NASA astronauts must pass a grueling application process before being selected.
Their annual salaries are determined using a government pay scale, and starting out, fall under two grades: GS-12 and GS-13.
According to the 2018 government pay scale, an astronaut earns between $63,600 and $98,317 per year.
As entrepreneurs like SpaceX founder Elon Musk launch increasingly powerful rockets, call for a new space race, and prepare to send astronauts into orbit for the first time, it's an exciting time to think of joining NASA's ranks.
But to apply to be an astronaut, you must first pass a stringent list of requirements, including being a US citizen, having an accredited college degree in science, engineering, or mathematics, and three years of professional experience or 1,000 hours piloting a jet aircraft under your belt.
Then you have to go through a grueling selection process that is about 74 times harder than getting into Harvard University: NASA selects a new astronaut class once every couple of years, and picked only 12 of 18,300 applicants in 2017.
So how much does NASA compensate its astronauts for their experience, extensive training, and willingness to risk their lives to explore space?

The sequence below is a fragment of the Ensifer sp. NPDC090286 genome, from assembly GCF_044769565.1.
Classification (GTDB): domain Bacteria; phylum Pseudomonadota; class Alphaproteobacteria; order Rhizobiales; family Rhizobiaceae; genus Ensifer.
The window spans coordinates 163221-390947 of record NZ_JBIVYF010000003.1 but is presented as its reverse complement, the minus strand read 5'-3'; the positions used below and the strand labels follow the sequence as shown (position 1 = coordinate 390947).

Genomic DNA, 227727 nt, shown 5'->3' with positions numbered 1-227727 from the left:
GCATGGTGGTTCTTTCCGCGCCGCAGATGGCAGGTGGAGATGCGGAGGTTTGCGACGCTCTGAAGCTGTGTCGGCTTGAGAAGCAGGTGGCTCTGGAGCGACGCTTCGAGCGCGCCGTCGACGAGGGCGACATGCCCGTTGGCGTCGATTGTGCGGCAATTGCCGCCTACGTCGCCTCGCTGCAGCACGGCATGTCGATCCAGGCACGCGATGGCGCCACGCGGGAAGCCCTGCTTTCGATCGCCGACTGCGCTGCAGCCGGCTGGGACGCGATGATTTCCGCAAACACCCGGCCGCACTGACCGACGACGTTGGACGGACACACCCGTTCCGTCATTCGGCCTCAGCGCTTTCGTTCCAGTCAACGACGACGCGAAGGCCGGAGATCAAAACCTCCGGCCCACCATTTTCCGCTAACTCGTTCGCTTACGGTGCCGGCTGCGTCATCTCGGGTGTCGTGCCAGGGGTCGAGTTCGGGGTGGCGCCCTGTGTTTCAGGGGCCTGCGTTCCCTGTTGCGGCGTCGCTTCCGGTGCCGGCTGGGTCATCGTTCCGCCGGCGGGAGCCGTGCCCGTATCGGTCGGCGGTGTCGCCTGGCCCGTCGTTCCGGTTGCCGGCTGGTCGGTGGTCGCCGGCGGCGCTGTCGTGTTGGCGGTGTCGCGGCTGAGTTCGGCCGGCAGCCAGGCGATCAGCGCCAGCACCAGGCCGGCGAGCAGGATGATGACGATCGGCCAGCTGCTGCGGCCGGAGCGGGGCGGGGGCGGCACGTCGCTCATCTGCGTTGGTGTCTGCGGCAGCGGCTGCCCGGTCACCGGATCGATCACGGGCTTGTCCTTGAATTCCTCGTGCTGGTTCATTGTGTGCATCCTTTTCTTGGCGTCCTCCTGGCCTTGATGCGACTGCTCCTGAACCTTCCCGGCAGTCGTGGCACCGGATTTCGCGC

According to a frequently asked questions page on NASA's website, the annual salary is "based on the Federal Government's General Schedule pay scale for grades GS-12 through GS-13."
"Each person's grade is determined according to his/her academic achievements and experience," NASA adds.
Such grades are used to determine how much white-collar career employees are paid across many government agencies, and they are further broken down into steps ranging from 1 through 10, which are based on acceptable performance and years of service.
The US Office of Personnel Management is in charge of the base pay and leave figures, and the numbers change each year.
What the US government pays astronauts
In 2018, according to OPM pay scales, a new astronaut with a GS-12 grade and Step 1 experience and performance would earn $63,600 per year. After several years of excellent performance, the same astronaut might be eligible to make the GS-12's Step 10 pay: $82,680 per year.
Meanwhile, more-qualified astronauts with a GS-13 pay grade could initially earn $75,628 per year (Step 1) and, after several years, up to $98,317 per year (Step 3).
But astronauts aren't locked into GS-12 and GS-13 for their careers; they can earn the top tier of the pay scale — GS-15 Step 10 — and upward of $120,000 per year, depending on their position, responsibilities, and performance within the astronaut corp.
"When a civilian is selected for the Astronaut Program, his/her grade may initially be at the GS12/13 level, although some are higher," William "Bill" McArthur, a former astronaut, told Business Insider in an email. "While an active astronaut, from 2001 until 2007, I was at the top of the [Civil] Service grade scale."
This story was updated with new information.
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